Dr. Sioban Nelson
Topic: Health professional mobility and continued competency assessment: Issues and international policy trends
Date: December 14, 2011
Time: 12:00pm to 1:30pm (Lunch will be served at DHCC)
- Diamond Health Care Centre 2267
- IRC 305
- CWH 2D22
- MSB 210
- RJH 125
- NHSC 9-374
- UHNBC 5009 (Port #1)
This talk takes as its starting point the increasing state interest in the movement of goods and services (labour) and the impact of single market policy trends on the professions. Specifically, it seeks to explore the implications of these developments for regulatory policy on the health professions, with reference to the current review by the European Community of professional mobility under the Single Market and its specific interest in competency and equivalence between professional practice in the member states. In so doing it aims to open up several lines of investigation for preliminary exploration. The overall goal is to establish the shifting context of contemporary state-professional relations and to highlight issues that I will argue should be of concern to regulators and to the professions more broadly. The aim is to develop a more nuanced understanding of the state’s perspective on regulated professions and to suggest that an overhaul of both the professions’ self-understanding and its language around professional autonomy is long overdue in the light of contemporary state priorities with respect to regulated fields of practice.
Dr. Sioban Nelson is Dean of the Faculty of Nursing at the University of Toronto and a leading nursing scholar. She is author of two books, including the acclaimed ‘Say little do much’: nursing, nuns and hospitals in the nineteenth century, University of Pennsylvania Press (2001), a history of religious hospital foundation and nursing in the nineteenth century; and five edited collections, including, with Suzanne Gordon, the prize winning Complexities of Care: Nursing Reconsidered, Cornell University Press (2006), a ground-breaking work on the challenges facing contemporary nursing. Her seventh book, Notes on Nightingale, The Influence and Legacy of a Nursing Icon, a collection of essays on Florence Nightingale in honour of the centenary of her death, co-edited with Anne Marie Rafferty, was published in August 2010. She was Editor-in-Chief of Nursing Inquiry for over a decade, and is currently co-editor (with Suzanne Gordon) of the interdisciplinary ‘Culture and Politics of Healthcare Work’ series, Cornell University Press (ILR imprint). Her current research interests include the investigation of the impact of the Rockefeller Foundation on global nursing in the mid twentieth century; health policy, most particularly with respect to the assessment of competency in professional practice and the regulation of health professionals; mobility and the global health professional workforce; and the transnational history of nursing.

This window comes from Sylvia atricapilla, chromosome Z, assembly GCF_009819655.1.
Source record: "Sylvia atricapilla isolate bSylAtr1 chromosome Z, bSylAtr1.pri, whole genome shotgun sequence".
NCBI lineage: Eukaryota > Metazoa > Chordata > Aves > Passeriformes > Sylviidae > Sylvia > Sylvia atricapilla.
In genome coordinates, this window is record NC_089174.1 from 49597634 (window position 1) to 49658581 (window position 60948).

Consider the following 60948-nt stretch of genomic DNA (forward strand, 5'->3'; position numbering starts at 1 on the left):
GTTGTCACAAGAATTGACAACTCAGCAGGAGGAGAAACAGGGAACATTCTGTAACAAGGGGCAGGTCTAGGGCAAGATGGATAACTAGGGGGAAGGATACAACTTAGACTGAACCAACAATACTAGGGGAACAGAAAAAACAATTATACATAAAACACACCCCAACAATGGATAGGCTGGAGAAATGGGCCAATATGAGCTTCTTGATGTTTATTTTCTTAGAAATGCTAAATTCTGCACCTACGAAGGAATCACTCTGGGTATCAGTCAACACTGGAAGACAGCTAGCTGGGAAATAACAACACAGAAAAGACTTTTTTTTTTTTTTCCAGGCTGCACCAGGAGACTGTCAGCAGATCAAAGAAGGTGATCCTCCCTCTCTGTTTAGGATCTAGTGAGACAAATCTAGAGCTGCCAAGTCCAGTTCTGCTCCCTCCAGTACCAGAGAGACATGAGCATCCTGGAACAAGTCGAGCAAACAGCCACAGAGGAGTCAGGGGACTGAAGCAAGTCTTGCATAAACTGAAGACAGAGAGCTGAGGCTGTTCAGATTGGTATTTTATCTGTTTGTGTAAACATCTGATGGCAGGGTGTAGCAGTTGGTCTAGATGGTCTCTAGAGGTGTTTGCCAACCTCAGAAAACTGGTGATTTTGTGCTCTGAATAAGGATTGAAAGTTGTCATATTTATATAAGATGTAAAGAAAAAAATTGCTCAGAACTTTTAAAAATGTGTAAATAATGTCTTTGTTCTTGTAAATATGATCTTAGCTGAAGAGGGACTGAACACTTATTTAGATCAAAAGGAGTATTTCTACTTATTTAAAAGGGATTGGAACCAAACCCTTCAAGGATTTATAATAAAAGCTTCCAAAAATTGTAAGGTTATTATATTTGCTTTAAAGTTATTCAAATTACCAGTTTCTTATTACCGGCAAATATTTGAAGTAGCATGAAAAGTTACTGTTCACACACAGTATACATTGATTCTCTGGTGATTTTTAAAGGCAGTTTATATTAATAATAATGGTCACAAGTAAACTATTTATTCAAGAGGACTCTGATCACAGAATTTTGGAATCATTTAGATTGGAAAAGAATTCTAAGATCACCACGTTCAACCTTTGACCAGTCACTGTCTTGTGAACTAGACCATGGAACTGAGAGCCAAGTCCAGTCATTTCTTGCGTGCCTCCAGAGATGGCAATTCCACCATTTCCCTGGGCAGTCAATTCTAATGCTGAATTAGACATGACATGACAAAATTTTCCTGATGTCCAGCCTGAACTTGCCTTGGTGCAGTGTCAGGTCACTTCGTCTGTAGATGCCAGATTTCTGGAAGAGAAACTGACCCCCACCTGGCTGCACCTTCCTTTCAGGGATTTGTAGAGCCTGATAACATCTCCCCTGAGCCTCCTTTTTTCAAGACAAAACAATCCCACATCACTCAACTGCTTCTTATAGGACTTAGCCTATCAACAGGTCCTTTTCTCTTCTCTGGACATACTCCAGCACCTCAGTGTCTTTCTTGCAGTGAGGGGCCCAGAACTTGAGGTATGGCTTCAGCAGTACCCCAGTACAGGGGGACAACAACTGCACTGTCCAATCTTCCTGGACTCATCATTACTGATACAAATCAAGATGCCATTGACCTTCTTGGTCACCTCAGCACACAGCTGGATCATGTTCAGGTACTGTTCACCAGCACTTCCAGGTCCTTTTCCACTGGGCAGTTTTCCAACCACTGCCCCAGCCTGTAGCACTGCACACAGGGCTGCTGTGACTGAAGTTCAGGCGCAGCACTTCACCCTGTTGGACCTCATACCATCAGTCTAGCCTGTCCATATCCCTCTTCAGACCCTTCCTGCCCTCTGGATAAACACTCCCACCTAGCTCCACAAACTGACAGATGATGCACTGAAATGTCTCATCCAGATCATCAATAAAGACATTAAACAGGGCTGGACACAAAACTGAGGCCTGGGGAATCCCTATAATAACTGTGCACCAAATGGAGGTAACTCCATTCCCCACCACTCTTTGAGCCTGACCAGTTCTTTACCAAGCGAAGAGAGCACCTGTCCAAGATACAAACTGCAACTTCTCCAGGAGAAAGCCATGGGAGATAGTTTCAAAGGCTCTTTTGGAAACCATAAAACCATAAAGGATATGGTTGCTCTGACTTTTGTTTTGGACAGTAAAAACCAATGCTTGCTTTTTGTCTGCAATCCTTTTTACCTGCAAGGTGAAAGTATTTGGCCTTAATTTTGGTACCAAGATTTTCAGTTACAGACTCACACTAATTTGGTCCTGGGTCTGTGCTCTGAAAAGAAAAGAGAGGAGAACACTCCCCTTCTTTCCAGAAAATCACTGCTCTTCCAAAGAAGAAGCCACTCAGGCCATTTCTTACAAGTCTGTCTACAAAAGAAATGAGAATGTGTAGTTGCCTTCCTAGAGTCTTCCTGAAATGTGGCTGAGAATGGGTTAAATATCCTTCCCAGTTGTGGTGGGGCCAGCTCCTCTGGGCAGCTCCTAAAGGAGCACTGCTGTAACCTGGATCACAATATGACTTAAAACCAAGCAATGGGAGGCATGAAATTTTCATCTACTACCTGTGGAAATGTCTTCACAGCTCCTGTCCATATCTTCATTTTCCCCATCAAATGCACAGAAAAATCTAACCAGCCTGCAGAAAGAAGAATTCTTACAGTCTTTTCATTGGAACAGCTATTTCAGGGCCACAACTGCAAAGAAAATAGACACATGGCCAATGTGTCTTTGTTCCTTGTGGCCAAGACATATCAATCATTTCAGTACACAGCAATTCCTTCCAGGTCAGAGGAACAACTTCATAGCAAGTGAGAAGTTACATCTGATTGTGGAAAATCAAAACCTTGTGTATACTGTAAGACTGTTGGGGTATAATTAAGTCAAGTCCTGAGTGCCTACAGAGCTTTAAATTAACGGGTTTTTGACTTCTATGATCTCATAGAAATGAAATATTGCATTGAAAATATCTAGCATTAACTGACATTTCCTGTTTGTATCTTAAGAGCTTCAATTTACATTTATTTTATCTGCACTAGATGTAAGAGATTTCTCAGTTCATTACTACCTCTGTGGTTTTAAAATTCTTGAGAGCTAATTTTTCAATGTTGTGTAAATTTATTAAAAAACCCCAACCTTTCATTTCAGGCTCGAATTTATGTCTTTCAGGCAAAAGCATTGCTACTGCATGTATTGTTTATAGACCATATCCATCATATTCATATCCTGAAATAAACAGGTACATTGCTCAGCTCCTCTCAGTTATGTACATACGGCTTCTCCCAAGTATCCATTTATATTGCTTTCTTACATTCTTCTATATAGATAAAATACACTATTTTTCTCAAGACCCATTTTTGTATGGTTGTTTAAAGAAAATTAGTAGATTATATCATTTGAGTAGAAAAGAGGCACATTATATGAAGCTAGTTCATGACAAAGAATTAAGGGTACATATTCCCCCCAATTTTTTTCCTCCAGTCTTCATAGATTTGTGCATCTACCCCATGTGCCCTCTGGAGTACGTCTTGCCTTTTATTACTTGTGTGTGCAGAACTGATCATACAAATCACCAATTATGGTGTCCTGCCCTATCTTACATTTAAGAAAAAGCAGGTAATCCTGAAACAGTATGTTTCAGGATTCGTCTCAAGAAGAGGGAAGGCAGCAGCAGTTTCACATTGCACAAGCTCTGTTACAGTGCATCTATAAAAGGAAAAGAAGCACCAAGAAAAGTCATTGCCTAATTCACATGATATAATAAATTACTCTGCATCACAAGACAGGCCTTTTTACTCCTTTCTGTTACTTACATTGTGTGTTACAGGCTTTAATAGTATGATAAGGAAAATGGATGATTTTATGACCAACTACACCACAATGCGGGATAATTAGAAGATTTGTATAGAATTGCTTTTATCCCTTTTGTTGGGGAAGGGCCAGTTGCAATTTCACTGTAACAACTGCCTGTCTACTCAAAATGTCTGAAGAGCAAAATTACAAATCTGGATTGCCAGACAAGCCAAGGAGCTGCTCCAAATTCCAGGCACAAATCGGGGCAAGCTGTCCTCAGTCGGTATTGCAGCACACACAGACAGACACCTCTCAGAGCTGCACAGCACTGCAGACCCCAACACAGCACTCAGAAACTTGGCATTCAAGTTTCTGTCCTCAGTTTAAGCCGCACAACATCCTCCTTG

As an organization accredited to sponsor continuing medical education for physicians by the Committee on Accreditation of Canadian Medical Schools (CACMS), the UBC Division of Continuing Professional Development designates this educational program as meeting the accreditation criteria of the College of Family Physicians of Canada for up to 1.5 Mainpro-M1 credits (per session). This program has been reviewed and approved by UBC Division of Continuing Professional Development. Each physician should claim only those credits he/she actually spent in the activity.
The CHES Research Rounds is a self-approved group learning activity (Section 1) as defined by the Maintenance of Certification program of the Royal College of Physicians and Surgeons of Canada.